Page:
03:43 It has been filled mostly with volcanic tuft.
03:46 Much of the rim has been breached, or covered
03:48 with volcanic products.
03:50 Remember, this is an active volcano with a lava chamber
03:54 just several miles beneath the surface.
03:57 There is no immediate danger, but it
03:59 is a reminder of the volcanic activity
04:01 that we've seen from the past and activity
04:03 that we expect in the future.
04:05 NOAH JUSTICE (VOICEOVER): Throughout the park,
04:07 there is evidence of the Yellowstone fire
04:09 which happened in the summer of 1988.
04:12 It burned almost a third of all the trees in the park.
04:17 Many of the larger animals were able to escape and return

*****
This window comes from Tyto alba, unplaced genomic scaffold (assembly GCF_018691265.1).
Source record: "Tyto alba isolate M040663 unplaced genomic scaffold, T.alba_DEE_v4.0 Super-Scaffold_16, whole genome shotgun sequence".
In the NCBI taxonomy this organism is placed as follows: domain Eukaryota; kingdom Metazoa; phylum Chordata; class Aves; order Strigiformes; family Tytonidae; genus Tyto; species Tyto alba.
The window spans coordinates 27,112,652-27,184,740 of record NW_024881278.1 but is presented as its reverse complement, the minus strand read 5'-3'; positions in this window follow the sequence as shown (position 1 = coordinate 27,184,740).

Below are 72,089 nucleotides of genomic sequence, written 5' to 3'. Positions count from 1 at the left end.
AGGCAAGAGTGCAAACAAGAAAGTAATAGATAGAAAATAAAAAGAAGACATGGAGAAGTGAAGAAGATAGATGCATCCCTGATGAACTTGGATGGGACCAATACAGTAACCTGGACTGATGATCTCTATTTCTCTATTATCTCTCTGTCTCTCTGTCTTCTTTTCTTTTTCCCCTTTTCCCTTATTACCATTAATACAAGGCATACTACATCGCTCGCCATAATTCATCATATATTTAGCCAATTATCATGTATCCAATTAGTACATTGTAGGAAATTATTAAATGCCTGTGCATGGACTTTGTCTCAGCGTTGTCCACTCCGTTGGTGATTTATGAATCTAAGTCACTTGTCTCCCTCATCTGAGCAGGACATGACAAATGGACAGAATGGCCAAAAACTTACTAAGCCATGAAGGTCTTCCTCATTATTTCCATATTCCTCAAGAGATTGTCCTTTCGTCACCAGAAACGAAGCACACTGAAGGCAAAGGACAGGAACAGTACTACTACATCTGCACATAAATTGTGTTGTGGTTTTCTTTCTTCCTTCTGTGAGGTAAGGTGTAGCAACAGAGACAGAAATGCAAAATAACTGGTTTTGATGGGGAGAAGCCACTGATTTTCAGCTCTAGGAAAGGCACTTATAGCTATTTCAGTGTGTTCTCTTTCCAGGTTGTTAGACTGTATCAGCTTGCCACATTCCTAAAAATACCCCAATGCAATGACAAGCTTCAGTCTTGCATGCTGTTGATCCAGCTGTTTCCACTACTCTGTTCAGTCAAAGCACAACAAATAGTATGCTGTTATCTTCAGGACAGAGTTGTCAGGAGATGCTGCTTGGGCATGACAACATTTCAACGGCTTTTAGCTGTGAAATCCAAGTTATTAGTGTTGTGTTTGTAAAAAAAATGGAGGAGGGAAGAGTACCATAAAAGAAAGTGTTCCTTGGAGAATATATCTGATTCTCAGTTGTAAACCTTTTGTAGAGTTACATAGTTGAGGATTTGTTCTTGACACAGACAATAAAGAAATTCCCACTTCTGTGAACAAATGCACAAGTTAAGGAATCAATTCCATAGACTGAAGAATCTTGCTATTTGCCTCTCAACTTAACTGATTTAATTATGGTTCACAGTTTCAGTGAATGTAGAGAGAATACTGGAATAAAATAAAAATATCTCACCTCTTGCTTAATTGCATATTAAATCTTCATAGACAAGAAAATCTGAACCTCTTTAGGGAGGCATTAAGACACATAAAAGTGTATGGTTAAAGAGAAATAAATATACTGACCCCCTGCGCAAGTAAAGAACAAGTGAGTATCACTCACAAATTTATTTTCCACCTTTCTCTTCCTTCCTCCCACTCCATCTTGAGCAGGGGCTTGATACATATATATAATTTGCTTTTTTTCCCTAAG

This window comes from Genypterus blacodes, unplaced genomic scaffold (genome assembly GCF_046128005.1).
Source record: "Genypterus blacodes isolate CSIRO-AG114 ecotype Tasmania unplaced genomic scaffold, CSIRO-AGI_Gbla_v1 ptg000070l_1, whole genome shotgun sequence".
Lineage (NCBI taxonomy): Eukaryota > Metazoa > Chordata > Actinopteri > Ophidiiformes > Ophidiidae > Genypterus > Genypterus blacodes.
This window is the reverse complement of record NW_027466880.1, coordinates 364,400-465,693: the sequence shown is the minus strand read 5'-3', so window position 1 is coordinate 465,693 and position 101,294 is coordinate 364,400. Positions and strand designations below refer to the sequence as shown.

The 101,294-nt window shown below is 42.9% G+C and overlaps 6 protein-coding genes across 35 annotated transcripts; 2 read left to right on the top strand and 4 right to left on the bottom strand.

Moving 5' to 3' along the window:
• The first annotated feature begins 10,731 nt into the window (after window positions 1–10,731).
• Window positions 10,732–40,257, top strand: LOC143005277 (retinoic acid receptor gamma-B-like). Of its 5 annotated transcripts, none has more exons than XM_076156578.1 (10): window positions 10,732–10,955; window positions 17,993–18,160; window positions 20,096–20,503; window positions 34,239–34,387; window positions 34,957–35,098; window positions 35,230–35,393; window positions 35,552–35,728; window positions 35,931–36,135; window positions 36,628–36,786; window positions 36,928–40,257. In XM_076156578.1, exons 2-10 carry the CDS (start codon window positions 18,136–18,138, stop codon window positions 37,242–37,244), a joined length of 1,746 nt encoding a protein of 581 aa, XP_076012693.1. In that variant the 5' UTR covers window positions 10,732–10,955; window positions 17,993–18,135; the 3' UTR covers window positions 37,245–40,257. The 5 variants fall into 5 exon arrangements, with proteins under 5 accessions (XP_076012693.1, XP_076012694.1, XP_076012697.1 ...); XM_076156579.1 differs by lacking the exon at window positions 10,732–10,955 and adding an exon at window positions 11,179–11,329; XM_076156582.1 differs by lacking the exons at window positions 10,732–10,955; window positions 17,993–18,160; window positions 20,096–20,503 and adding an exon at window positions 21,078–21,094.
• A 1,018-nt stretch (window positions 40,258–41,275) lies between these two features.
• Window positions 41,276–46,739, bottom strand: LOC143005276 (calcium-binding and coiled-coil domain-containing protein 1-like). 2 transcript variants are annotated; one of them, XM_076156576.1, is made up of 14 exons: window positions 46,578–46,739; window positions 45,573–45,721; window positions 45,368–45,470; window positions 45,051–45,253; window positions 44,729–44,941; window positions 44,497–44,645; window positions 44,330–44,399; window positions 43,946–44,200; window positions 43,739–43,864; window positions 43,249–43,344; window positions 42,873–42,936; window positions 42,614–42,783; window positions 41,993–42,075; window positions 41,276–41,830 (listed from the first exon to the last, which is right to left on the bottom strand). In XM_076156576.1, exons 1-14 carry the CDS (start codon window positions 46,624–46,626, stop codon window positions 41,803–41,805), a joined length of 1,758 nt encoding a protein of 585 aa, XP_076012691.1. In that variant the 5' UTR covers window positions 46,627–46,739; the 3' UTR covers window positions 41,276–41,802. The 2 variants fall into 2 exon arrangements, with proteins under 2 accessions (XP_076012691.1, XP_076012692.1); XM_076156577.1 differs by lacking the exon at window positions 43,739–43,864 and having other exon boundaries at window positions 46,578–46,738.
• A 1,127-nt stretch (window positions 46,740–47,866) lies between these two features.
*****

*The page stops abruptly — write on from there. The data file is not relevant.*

04:20 later.
04:21 Because of our Creator's design,
04:23 even in a sin-cursed world, the forest is coming back quickly.
04:27 [whoosh]
04:30 In order for us to better understand
04:31 the geology at Yellowstone, we need
04:33 to take a look at the "geologic" column.
04:36 NOAH JUSTICE (VOICEOVER): The traditional belief
04:38 from secular scientists is that the geologic column represents
04:42 long ages of time, billions of years,
04:46 starting with the Precambrian and ending in the Cenozoic,
04:50 being laid down slowly and gradually,
04:53 without a global catastrophe.
04:55 [music playing]
04:57 This sequence is never complete in any one location,
05:02 so secular scientists have to combine locations to get
05:05 their full view of the column.
05:08 Using the Bible as our history guidebook,
05:10 the earth is only about 6,000 years in age,
05:12 according to the genealogies.